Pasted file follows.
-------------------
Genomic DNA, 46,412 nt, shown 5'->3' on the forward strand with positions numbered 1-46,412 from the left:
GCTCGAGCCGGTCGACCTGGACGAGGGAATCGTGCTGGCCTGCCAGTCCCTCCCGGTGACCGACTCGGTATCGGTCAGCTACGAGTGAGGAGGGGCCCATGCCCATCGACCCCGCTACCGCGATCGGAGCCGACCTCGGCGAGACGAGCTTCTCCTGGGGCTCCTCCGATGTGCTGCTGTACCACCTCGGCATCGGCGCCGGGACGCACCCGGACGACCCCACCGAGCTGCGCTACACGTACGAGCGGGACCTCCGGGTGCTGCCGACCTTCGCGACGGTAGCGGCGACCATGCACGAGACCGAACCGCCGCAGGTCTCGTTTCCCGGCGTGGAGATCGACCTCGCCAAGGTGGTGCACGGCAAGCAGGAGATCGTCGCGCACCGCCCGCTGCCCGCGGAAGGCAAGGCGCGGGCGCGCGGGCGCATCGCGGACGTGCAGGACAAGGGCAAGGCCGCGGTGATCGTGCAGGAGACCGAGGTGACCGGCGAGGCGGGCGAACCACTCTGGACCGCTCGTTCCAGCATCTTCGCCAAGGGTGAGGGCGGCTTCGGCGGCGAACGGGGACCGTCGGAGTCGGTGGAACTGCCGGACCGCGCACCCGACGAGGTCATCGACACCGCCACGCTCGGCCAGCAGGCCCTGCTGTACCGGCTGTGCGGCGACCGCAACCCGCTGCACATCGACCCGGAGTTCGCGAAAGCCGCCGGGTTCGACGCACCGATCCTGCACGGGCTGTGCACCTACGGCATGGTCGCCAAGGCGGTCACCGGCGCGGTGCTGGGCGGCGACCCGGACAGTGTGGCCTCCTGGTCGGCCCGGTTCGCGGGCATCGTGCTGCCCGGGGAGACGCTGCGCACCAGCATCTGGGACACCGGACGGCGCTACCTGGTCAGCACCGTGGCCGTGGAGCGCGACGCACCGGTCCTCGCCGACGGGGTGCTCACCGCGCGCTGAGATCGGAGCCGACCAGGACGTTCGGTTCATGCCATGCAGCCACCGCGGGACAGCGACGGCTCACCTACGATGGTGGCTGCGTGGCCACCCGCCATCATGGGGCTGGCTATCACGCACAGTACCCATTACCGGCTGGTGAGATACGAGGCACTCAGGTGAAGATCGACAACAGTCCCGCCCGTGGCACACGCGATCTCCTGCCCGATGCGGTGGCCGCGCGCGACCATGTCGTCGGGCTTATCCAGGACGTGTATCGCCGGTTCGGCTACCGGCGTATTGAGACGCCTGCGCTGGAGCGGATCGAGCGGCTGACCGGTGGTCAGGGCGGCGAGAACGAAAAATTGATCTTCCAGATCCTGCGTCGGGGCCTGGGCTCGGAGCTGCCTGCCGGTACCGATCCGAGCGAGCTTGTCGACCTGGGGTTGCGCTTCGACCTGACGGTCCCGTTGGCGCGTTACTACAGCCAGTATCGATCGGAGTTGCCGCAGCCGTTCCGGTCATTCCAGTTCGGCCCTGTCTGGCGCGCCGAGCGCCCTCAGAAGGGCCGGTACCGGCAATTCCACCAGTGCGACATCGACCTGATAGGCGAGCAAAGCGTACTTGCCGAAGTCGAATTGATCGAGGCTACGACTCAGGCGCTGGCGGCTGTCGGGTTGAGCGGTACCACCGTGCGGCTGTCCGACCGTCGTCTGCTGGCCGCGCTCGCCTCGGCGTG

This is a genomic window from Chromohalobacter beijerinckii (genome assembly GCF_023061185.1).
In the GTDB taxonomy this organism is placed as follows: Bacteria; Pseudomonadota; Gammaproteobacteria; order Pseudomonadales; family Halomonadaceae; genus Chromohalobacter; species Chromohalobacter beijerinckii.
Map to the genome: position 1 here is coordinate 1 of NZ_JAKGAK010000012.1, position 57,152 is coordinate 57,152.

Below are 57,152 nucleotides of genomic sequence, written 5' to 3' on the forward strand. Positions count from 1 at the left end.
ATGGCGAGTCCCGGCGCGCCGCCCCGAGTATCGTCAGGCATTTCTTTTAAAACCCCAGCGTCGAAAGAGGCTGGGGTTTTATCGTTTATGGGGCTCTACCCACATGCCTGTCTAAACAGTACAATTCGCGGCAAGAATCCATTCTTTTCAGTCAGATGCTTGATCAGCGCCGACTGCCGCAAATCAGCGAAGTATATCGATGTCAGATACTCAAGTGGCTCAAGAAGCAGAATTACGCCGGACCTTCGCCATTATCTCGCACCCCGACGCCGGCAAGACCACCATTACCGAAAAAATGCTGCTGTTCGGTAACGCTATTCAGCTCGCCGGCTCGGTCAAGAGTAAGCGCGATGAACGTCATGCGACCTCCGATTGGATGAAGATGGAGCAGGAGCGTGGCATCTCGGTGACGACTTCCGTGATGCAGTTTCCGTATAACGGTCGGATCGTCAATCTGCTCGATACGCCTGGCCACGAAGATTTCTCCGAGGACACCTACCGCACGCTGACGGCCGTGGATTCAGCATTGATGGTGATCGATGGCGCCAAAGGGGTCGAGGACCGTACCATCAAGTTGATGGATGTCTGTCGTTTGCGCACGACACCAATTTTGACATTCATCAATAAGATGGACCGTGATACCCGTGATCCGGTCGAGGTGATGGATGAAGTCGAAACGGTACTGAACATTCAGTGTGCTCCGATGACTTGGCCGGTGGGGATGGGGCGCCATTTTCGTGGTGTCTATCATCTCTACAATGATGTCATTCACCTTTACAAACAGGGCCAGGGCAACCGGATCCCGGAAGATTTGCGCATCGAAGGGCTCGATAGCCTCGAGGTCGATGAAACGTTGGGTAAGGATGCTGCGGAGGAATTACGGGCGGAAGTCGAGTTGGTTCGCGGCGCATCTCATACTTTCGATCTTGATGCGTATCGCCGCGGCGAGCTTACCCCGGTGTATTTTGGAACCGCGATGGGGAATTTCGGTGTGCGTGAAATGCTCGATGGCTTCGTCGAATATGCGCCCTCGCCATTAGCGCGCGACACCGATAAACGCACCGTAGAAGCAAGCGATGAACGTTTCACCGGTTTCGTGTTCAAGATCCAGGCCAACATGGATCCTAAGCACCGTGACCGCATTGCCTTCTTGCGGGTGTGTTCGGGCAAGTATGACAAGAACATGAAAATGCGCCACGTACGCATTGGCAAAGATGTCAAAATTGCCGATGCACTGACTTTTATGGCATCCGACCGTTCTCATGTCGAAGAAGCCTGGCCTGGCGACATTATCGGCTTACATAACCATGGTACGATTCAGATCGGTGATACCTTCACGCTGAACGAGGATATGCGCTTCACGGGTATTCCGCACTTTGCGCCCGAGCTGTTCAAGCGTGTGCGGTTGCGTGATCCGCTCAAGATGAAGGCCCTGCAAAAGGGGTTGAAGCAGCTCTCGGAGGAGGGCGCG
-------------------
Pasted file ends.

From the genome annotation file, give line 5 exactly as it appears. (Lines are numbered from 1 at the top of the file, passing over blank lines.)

Map to the genome: position 1 here is coordinate 1 of NZ_JAKGAK010000012.1, position 57,152 is coordinate 57,152.